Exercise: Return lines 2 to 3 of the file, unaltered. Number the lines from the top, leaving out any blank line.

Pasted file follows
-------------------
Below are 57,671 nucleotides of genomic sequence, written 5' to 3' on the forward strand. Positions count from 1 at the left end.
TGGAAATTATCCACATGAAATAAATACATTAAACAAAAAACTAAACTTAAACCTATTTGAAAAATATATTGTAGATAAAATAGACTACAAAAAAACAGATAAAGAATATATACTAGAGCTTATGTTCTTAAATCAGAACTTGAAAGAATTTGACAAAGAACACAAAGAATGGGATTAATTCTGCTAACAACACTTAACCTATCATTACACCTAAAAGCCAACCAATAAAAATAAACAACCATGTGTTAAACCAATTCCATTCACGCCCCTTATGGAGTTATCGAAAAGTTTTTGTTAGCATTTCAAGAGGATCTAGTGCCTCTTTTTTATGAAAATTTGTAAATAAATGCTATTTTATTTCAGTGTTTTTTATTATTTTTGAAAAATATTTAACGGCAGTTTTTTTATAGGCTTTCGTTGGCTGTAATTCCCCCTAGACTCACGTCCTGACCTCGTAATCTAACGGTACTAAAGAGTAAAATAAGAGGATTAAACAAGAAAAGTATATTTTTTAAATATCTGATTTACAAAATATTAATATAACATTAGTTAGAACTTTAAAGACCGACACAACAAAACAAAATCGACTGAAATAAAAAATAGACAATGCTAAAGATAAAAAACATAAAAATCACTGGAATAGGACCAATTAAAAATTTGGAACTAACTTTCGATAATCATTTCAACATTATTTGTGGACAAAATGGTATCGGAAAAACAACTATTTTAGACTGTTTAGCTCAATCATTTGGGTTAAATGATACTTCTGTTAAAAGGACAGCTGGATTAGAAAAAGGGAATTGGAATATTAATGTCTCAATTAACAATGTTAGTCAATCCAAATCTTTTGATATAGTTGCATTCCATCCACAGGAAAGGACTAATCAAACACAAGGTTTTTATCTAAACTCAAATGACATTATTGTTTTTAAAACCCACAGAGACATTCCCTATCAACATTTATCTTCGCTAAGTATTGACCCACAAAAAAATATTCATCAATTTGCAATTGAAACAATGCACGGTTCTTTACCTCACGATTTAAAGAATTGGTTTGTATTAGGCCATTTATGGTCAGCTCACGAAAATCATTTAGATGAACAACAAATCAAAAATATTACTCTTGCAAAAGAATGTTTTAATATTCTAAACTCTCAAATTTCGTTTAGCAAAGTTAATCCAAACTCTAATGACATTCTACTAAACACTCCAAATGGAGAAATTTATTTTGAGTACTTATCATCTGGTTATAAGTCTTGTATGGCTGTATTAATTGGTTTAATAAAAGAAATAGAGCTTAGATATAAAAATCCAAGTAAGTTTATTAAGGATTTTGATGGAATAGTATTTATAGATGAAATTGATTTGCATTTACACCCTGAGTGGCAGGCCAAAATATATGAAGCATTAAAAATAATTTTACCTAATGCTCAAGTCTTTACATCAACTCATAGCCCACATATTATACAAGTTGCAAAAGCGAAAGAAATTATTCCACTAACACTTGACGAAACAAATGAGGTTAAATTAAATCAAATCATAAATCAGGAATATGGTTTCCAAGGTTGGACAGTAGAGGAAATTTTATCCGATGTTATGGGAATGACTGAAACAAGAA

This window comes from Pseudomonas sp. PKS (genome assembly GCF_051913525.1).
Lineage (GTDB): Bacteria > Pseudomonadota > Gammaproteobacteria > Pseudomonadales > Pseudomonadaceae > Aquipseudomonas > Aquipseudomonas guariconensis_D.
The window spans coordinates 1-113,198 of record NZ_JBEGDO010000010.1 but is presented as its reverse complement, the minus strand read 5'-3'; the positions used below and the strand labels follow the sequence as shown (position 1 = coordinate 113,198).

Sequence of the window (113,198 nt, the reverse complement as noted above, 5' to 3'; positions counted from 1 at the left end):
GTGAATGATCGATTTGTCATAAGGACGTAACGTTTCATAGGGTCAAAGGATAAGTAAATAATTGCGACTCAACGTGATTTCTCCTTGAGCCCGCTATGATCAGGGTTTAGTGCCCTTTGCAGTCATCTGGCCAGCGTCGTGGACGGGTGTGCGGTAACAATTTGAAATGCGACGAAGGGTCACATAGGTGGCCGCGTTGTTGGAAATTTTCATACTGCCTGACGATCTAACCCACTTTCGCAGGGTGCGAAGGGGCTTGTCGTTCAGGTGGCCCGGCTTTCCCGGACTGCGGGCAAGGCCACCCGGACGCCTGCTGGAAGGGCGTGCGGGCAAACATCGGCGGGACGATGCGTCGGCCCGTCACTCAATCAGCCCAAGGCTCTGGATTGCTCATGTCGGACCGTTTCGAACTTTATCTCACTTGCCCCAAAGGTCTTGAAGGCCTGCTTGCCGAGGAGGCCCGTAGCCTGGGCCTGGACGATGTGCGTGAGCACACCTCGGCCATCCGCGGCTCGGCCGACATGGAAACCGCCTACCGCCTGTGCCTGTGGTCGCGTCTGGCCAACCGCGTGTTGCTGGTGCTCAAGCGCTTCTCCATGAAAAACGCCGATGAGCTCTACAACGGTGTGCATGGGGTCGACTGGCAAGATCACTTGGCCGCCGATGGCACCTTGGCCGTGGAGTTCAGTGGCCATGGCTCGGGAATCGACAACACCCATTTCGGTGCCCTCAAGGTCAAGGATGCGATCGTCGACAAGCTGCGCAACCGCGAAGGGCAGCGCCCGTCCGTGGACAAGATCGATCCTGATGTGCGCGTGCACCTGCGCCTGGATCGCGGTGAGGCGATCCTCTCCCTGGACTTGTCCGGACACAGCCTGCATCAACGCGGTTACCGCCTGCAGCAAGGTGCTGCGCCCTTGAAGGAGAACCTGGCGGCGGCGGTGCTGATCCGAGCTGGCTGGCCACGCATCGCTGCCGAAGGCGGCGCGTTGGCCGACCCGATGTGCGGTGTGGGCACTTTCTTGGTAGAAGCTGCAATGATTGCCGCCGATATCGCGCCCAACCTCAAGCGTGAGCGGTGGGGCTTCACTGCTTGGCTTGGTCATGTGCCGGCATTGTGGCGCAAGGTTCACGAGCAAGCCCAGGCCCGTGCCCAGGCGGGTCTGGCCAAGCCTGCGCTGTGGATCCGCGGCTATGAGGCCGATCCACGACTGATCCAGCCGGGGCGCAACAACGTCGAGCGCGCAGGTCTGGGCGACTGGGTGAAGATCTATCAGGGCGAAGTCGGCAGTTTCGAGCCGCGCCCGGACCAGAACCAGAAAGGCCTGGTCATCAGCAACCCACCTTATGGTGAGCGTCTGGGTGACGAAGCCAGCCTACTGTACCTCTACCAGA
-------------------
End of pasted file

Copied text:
TGGAAATTATCCACATGAAATAAATACATTAAACAAAAAACTAAACTTAAACCTATTTGAAAAATATATTGTAGATAAAATAGACTACAAAAAAACAGATAAAGAATATATACTAGAGCTTATGTTCTTAAATCAGAACTTGAAAGAATTTGACAAAGAACACAAAGAATGGGATTAATTCTGCTAACAACACTTAACCTATCATTACACCTAAAAGCCAACCAATAAAAATAAACAACCATGTGTTAAACCAATTCCATTCACGCCCCTTATGGAGTTATCGAAAAGTTTTTGTTAGCATTTCAAGAGGATCTAGTGCCTCTTTTTTATGAAAATTTGTAAATAAATGCTATTTTATTTCAGTGTTTTTTATTATTTTTGAAAAATATTTAACGGCAGTTTTTTTATAGGCTTTCGTTGGCTGTAATTCCCCCTAGACTCACGTCCTGACCTCGTAATCTAACGGTACTAAAGAGTAAAATAAGAGGATTAAACAAGAAAAGTATATTTTTTAAATATCTGATTTACAAAATATTAATATAACATTAGTTAGAACTTTAAAGACCGACACAACAAAACAAAATCGACTGAAATAAAAAATAGACAATGCTAAAGATAAAAAACATAAAAATCACTGGAATAGGACCAATTAAAAATTTGGAACTAACTTTCGATAATCATTTCAACATTATTTGTGGACAAAATGGTATCGGAAAAACAACTATTTTAGACTGTTTAGCTCAATCATTTGGGTTAAATGATACTTCTGTTAAAAGGACAGCTGGATTAGAAAAAGGGAATTGGAATATTAATGTCTCAATTAACAATGTTAGTCAATCCAAATCTTTTGATATAGTTGCATTCCATCCACAGGAAAGGACTAATCAAACACAAGGTTTTTATCTAAACTCAAATGACATTATTGTTTTTAAAACCCACAGAGACATTCCCTATCAACATTTATCTTCGCTAAGTATTGACCCACAAAAAAATATTCATCAATTTGCAATTGAAACAATGCACGGTTCTTTACCTCACGATTTAAAGAATTGGTTTGTATTAGGCCATTTATGGTCAGCTCACGAAAATCATTTAGATGAACAACAAATCAAAAATATTACTCTTGCAAAAGAATGTTTTAATATTCTAAACTCTCAAATTTCGTTTAGCAAAGTTAATCCAAACTCTAATGACATTCTACTAAACACTCCAAATGGAGAAATTTATTTTGAGTACTTATCATCTGGTTATAAGTCTTGTATGGCTGTATTAATTGGTTTAATAAAAGAAATAGAGCTTAGATATAAAAATCCAAGTAAGTTTATTAAGGATTTTGATGGAATAGTATTTATAGATGAAATTGATTTGCATTTACACCCTGAGTGGCAGGCCAAAATATATGAAGCATTAAAAATAATTTTACCTAATGCTCAAGTCTTTACATCAACTCATAGCCCACATATTATACAAGTTGCAAAAGCGAAAGAAATTATTCCACTAACACTTGACGAAACAAATGAGGTTAAATTAAATCAAATCATAAATCAGGAATATGGTTTCCAAGGTTGGACAGTAGAGGAAATTTTATCCGATGTTATGGGAATGACTGAAACAAGAA

This window comes from Pseudomonas sp. PKS (genome assembly GCF_051913525.1).